The largest international deal by a Spanish company in the last five years, props up shares despite plummetting international oil prices.
Talisman Energy Inc. has agreed to be acquired by Spain's Repsol SA in an 8.3-billion-dollar (plus debt) deal that has been unanimously approved and recommended by the Boards of Directors of the two companies, in what became the largest international deal by a Spanish company in the last five years.
Talisman shares were up about 47 percent just after the markets opened Tuesday.
”The acquisition will be financed with cash essentially obtained from the recovery of value from YPF following its expropriation [by Argentina] (US$6.3 billion) as well as other sources of liquidity available to the company, the Spanish firm said in a press release.
Under the deal, Repsol will pay $8 for each Talisman share. Debt included, the total value of the deal is about $13-billion. The transaction, which is still subject to the approval of the Canadian courts and Talisman shareholders, is expected to be complete in mid-2015 with a Plan of Arrangement.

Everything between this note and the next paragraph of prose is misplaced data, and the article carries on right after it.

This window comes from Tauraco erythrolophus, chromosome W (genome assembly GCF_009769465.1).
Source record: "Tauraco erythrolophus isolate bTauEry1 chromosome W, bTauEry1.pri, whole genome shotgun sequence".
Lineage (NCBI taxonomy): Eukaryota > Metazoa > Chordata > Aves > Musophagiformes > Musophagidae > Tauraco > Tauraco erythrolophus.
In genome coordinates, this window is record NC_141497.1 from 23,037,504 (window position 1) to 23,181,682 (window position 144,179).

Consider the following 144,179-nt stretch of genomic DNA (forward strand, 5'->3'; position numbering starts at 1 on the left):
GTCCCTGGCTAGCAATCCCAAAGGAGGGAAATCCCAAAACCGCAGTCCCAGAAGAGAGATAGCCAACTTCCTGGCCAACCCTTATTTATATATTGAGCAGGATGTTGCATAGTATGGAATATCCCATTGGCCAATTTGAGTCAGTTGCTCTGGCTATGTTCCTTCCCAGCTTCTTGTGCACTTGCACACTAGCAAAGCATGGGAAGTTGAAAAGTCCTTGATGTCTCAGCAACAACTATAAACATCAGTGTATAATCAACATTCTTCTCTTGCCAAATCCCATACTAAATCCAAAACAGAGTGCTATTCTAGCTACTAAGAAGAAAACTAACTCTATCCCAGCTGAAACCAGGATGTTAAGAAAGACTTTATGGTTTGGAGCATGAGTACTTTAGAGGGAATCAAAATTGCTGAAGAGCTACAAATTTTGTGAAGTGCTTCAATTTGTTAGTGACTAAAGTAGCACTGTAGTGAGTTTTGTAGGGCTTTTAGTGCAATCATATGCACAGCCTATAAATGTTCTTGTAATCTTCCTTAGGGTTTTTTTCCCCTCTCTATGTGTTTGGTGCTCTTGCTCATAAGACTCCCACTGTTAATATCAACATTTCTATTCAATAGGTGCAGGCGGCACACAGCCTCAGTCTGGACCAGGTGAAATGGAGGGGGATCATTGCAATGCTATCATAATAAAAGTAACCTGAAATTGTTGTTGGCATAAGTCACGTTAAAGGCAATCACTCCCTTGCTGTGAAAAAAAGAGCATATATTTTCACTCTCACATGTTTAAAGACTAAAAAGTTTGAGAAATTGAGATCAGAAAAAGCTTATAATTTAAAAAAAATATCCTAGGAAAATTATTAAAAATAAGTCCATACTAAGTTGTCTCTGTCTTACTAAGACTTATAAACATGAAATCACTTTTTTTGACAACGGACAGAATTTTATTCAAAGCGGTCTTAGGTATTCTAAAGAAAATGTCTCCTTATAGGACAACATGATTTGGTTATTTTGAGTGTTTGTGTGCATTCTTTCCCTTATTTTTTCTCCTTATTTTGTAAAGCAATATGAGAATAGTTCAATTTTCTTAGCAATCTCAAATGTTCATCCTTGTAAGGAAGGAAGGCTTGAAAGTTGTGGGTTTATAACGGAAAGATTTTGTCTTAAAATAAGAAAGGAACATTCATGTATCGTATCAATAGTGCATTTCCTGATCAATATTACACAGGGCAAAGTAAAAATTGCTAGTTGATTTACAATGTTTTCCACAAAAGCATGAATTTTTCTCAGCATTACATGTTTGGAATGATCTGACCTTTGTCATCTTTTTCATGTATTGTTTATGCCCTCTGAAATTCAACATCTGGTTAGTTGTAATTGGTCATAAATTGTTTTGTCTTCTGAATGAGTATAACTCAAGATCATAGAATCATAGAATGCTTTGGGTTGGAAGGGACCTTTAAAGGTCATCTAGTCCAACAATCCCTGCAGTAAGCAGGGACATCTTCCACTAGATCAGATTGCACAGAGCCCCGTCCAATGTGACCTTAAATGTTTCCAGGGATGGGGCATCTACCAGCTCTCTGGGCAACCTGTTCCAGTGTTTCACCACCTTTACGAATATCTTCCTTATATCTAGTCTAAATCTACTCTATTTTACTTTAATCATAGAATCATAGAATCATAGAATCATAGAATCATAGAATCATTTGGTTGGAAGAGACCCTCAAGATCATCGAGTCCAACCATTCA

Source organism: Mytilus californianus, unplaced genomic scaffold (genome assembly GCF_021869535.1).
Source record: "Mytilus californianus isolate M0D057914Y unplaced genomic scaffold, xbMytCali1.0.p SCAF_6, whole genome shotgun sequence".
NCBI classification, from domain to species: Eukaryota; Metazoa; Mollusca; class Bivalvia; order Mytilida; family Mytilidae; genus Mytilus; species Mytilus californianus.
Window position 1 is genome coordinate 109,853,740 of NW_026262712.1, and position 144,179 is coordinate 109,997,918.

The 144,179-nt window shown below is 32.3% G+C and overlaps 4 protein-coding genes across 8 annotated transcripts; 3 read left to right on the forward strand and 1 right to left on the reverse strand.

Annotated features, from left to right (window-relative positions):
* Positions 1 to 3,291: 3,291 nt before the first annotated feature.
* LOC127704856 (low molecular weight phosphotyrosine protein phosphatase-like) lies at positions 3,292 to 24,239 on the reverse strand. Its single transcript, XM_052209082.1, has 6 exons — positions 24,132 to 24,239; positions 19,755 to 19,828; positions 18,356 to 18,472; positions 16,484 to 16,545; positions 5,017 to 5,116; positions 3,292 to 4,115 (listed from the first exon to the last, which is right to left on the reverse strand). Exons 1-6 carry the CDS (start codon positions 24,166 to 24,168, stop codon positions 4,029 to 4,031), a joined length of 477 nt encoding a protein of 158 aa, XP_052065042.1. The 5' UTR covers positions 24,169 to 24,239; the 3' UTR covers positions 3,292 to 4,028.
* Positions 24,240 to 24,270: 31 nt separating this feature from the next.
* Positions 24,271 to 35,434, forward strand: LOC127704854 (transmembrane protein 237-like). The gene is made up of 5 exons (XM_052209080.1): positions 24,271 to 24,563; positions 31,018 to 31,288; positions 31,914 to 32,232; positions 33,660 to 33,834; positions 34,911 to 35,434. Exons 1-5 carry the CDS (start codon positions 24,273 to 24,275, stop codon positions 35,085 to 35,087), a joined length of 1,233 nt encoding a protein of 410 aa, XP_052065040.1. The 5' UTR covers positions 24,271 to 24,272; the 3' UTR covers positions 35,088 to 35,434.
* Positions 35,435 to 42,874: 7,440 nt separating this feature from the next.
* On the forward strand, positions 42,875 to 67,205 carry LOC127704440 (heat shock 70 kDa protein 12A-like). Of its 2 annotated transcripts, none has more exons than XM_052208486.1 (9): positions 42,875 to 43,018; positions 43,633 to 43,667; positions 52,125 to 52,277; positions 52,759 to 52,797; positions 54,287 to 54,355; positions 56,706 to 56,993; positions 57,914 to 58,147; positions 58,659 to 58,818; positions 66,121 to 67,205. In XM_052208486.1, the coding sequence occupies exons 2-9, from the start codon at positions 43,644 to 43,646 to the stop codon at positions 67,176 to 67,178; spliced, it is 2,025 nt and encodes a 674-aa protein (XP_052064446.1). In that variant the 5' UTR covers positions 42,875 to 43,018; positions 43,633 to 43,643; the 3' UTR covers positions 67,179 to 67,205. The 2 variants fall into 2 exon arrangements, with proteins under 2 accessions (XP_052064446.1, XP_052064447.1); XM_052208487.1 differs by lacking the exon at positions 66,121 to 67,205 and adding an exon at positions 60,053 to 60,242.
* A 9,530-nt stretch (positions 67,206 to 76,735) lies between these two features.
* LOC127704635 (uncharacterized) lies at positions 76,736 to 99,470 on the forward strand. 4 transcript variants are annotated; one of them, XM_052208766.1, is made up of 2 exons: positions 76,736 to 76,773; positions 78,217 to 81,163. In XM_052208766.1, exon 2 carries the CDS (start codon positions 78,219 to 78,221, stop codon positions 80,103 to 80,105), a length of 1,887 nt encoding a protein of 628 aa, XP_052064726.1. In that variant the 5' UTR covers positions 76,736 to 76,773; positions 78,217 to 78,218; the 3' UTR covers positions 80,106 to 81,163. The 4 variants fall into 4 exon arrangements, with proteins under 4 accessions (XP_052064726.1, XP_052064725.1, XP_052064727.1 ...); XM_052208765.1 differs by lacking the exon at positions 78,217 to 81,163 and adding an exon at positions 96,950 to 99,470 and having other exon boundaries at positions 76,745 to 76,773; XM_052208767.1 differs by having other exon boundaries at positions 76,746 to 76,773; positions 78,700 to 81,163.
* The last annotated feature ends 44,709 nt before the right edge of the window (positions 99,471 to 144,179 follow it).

“This is a transformative and exciting deal which will make us one of the world’s most significant players and which will allow us to grow as a company and reinforce Repsol as a solid and competitive integrated player,” said Antonio Brufau, Chairman of Repsol.
At the other end of the table, Talisman chairman Chuck Williamson said in a statement that This deal creates significant and immediate value for Talisman stakeholders and underscores Repsol's strong belief in the high quality portfolio that Talisman has worked hard to develop.
The combined company is expected to produce 680,000 barrels of oil equivalent a day, a 76-per-cent increase to Repsol's current output, and have a presence in more than 50 countries. Its workforce will number 27,000, according to Talisman sources. On the Repsol front, it was also disclosed that the firm expects to boost its reserves by 55 percent, to more than 2.3 billion barrels of oil equivalent.
Analysts quoted by the Calgary-based The Globe and Mail were anyhow skeptical about the future of the merger. Richard Griffith of Canaccord Genuity Ltd. from London, UK, pointed out that the initial reaction was lukewarm. He added that after the transaction was announced, nobody was congratulating them [the Repsol management] on the deal, which is unusual”. He added that “in terms of strategic fit, you wouldn’t describe [the Talisman acquisition] as perfect.”
Meanwhile, BMO Capital Markets specialist Brendan Warn said Repsol is “taking a bullish view on the oil price recovering” and paying “definitely a healthy premium compared to other transactions in Canada.”